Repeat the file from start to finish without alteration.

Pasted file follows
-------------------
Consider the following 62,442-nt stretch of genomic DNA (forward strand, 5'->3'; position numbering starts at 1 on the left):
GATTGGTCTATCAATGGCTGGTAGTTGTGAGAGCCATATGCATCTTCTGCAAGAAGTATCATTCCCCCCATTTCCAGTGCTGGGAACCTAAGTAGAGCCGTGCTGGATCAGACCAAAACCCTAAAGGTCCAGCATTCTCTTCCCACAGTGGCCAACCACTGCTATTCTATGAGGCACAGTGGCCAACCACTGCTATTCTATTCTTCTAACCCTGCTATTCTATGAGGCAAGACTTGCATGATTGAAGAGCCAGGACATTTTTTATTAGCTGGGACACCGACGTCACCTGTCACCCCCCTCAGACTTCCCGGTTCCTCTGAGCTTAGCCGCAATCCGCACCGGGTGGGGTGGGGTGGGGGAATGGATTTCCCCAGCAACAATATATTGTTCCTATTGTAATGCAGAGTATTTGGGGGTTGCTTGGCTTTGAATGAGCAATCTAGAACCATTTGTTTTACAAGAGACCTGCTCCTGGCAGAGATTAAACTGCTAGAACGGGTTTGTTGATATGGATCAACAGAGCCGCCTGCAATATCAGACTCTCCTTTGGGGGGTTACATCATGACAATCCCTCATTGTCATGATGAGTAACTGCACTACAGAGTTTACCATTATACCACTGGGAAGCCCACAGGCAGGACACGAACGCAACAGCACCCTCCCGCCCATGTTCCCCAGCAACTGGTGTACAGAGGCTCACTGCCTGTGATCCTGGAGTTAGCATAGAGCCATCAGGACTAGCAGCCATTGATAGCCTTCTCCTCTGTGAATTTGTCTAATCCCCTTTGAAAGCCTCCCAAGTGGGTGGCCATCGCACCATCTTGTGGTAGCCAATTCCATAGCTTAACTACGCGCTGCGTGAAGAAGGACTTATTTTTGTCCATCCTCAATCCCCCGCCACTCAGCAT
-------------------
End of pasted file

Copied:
Consider the following 62,442-nt stretch of genomic DNA (forward strand, 5'->3'; position numbering starts at 1 on the left):
GATTGGTCTATCAATGGCTGGTAGTTGTGAGAGCCATATGCATCTTCTGCAAGAAGTATCATTCCCCCCATTTCCAGTGCTGGGAACCTAAGTAGAGCCGTGCTGGATCAGACCAAAACCCTAAAGGTCCAGCATTCTCTTCCCACAGTGGCCAACCACTGCTATTCTATGAGGCACAGTGGCCAACCACTGCTATTCTATTCTTCTAACCCTGCTATTCTATGAGGCAAGACTTGCATGATTGAAGAGCCAGGACATTTTTTATTAGCTGGGACACCGACGTCACCTGTCACCCCCCTCAGACTTCCCGGTTCCTCTGAGCTTAGCCGCAATCCGCACCGGGTGGGGTGGGGTGGGGGAATGGATTTCCCCAGCAACAATATATTGTTCCTATTGTAATGCAGAGTATTTGGGGGTTGCTTGGCTTTGAATGAGCAATCTAGAACCATTTGTTTTACAAGAGACCTGCTCCTGGCAGAGATTAAACTGCTAGAACGGGTTTGTTGATATGGATCAACAGAGCCGCCTGCAATATCAGACTCTCCTTTGGGGGGTTACATCATGACAATCCCTCATTGTCATGATGAGTAACTGCACTACAGAGTTTACCATTATACCACTGGGAAGCCCACAGGCAGGACACGAACGCAACAGCACCCTCCCGCCCATGTTCCCCAGCAACTGGTGTACAGAGGCTCACTGCCTGTGATCCTGGAGTTAGCATAGAGCCATCAGGACTAGCAGCCATTGATAGCCTTCTCCTCTGTGAATTTGTCTAATCCCCTTTGAAAGCCTCCCAAGTGGGTGGCCATCGCACCATCTTGTGGTAGCCAATTCCATAGCTTAACTACGCGCTGCGTGAAGAAGGACTTATTTTTGTCCATCCTCAATCCCCCGCCACTCAGCAT